The President’s House by George Munger, 1814-1815 (public domain - The White House Historical Association)
“The past is always tense, and the future, perfect.” — Zadie Smith, 2000
Did you know that the War of 1812 technically should never have taken place?
In the decades that followed the American Revolution, the United States was still an upstart. An experiment. World powers looked on with something of wonder, amusement, and skepticism.
When the British and French continued their centuries-long conflict, America was neutral.
However, in 1805, the British determined that they weren’t going to allow American ships through to France. Similarly, Napoleon ordered that neutral vessels sailing into British ports were subject to confiscation.
By 1812, President James Madison determined that America needed to be shown the respect it had earned. And on June 18, 1812, Congress officially declared war on Great Britain — for the second time in three decades.
But just two days before — on June 16 — a motion was entered before the British council that the interference with American vessels was to cease. And the motion passed.
In those days, transatlantic communication was glacial. It could take up to a month for important missives to pass between the continents.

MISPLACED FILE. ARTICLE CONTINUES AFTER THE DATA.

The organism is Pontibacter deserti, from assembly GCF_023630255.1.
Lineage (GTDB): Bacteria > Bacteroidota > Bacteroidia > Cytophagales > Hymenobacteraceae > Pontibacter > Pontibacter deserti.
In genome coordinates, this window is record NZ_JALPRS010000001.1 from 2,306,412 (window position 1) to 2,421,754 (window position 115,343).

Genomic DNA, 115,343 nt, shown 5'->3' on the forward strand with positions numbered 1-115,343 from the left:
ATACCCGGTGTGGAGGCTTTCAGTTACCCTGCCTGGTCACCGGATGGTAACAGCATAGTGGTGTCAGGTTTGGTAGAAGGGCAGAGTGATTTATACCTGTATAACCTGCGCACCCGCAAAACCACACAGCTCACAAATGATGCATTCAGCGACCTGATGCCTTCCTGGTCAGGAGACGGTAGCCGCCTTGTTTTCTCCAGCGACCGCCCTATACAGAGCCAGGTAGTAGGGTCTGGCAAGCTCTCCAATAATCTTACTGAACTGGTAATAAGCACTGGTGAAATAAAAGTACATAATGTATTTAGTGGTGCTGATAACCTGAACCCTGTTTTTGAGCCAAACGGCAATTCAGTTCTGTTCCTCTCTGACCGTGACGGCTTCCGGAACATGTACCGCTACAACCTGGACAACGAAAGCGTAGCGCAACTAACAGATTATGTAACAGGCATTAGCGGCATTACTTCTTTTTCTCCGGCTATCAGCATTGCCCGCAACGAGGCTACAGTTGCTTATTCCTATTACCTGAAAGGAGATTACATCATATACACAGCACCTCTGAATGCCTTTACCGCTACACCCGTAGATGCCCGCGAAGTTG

It’s difficult to imagine that now, when not only can we reach each other simultaneously in multiple modes of communication, but we can even get things delivered to our doorstep within an hour of ordering them online.
We’d like to think that we wouldn’t fall victim to having our lines crossed in the 21st century. After all, we’d know things at the speed of light.
That’s mostly true.
But we’re also victims of constantly focusing on whatever captures our attention at the moment, as we’re distracted by notifications and more content online than we can read in 100 lifetimes.
It robs us of a more balanced perspective of the past, of calm and considered thought, or even of time to reflect on our mistakes or successes of that day.
In The American Spirit: Who We Are and What We Stand For, David McCullough captured our fixation with the here and now:
“I have decided that the digital watch is the perfect symbol of an imbalance in outlook in our day. It tells us only the time it is now, at this instant, as if that were all anyone would wish or need to know.”
Yes, we need to be attuned to what is happening at the moment. But more than ever, today’s leaders need time — time to focus, time to reflect, time to consider what past events can teach them about present challenges.
Doing so may stave off a catastrophic future event.
Thanks, and I’ll see you on the internet.
Two more things
While we’re talking about the present and future, here are two previous entries you should consider; if you don’t have time to read them now, bookmark them for later.
Present Tense: Why we all ought to be more interested in history.
Future Perfect: The future was already here – it just wasn't evenly read.
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